Myanmar turns to pop-up power stations
Nestled on a bed of gravel, an hour's drive from Mandalay, the second largest city in Myanmar, also known as Burma, is the country's newest power station.
There are no cooling towers or huge turbine halls, just neat lines of white shipping containers.
In all there are 67, each housing a gas generator producing 1.5 megawatts (MW) of electricity.
Together - some are always being maintained or rested - they deliver a steady 83 MW. We're told it's enough for the modest demands of about six million people.
But what makes this power plant a bit different is not just the way it looks, but the speed with which it was assembled.
Commissioning, financing and building a conventional power station takes a long time - at best four or five years.
In December 2013 a rental agreement was signed between the US firm APR Energy and the Burmese government, and just three months later Kyaukse was up and running.
This is what APR Energy has become famous for. It is called "fast track" power, and in the last decade its business has expanded rapidly, and it now runs plants in more than 25 countries around the world.
They are in a mixture of locations. Some are in places recovering from disasters, others where there is simply a need of some quick power to boost a power grid.
Packed on trucks
"Simply put, we import all the equipment, we set it up, we commission it, we get it running, and then our staff operate the power plant through the life of the contract," says Clive Turton, Asia-Pacific managing director of APR Energy.
At the moment the deal with Myanmar is for two years. If and when it comes to an end, the generators will leave the way they came.
They will be packed onto the back of trucks, loaded onto container ships in Yangon, and then returned to one of APR's four depots around the world, ready to be despatched when the next deal is signed.
The gain made in time is offset by some losses in efficiency and economies of scale. Joining together 67 generators cannot be as economical as one modern large gas turbine.
Yet compared to Myanmar's antiquated gas power plants, Kyaukse is still competitive.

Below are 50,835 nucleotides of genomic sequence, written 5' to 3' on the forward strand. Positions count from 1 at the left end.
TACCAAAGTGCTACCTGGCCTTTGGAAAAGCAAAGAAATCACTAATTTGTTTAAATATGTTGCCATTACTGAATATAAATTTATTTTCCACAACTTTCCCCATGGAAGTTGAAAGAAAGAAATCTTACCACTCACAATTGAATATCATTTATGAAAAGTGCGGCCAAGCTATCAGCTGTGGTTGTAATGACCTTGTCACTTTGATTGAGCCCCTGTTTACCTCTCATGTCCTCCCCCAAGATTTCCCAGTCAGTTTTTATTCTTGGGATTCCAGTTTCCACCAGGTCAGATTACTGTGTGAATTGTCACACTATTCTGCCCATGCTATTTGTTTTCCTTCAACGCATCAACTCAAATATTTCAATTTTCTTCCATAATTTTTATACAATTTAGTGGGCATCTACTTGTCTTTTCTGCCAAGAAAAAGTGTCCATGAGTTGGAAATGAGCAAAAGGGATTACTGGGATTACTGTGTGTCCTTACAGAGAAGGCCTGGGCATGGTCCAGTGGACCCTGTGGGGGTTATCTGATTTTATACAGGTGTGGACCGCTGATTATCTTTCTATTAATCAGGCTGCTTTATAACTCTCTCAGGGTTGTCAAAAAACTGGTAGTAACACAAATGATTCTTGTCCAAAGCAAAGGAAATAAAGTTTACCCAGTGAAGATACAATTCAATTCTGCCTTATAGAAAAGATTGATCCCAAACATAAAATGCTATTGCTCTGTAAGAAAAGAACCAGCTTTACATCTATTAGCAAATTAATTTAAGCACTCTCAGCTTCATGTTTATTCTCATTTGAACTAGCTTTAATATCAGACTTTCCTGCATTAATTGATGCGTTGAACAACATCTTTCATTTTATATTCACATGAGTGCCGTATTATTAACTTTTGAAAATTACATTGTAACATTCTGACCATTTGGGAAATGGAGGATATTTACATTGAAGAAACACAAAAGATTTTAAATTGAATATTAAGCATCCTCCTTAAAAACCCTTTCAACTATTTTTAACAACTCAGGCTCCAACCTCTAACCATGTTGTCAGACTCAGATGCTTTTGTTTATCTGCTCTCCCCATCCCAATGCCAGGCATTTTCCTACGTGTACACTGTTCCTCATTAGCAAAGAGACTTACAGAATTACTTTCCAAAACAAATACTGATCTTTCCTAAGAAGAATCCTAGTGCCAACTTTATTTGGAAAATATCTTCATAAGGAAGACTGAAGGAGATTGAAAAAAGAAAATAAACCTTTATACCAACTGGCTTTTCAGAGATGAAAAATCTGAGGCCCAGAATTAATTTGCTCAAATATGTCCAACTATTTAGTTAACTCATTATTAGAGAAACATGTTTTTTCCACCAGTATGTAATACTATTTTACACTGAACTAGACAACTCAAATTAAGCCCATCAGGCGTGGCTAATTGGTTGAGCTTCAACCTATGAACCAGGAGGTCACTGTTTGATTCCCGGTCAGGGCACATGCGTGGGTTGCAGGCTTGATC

"If you wanted to have a 1,000 MW plant then you wouldn't use this equipment," Mr Turton says. "Though these are actually very efficient units, and could stay for longer if needed."
Some 40 staff from APR live on site at Kyaukse, a town best known in Myanmar as the birthplace of the former leader General Than Shwe.
That official connection led to the development of an industrial zone, and APR was given land alongside a glass and cement factory.
Kyaukse is also conveniently close to the Shwe pipeline, a controversial Chinese project that since the end of 2013 has been delivering natural gas from the western Burmese coast to consumers in southern China.
Almost all of the gas has been pre-sold to the Chinese, but a small amount comes off at Kyaukse and powers the plant through a network of yellow pipes.
Renting power stations like the one at Kyaukse has helped give the Burmese government a little breathing space - but it is a sticking plaster not a permanent solution.
Myanmar's power infrastructure is in a dire state. Only a third of the population, overwhelmingly in urban areas, are connected to the grid and most of them have to put up with intermittent electricity supplies.
At best the national output is 4,000 MW, and that is heavily dependent on hydropower so it is vulnerable to seasonal variations.
With Myanmar's political reforms have come ambitious plans to catch up with its neighbours economically. But that won't happen until there is a cheap and reliable source of electricity.
The government has plans to dramatically scale things up and supply everyone with electricity by 2030. It is an ambitious goal and many would say it is unrealistic - but neighbours Laos and Vietnam have shown that it can be done.
In both countries only about 15% of the population had access to electricity in the mid-1990s, but now more than 80% of Laotians and Vietnamese have their homes or workplaces connected to the grid.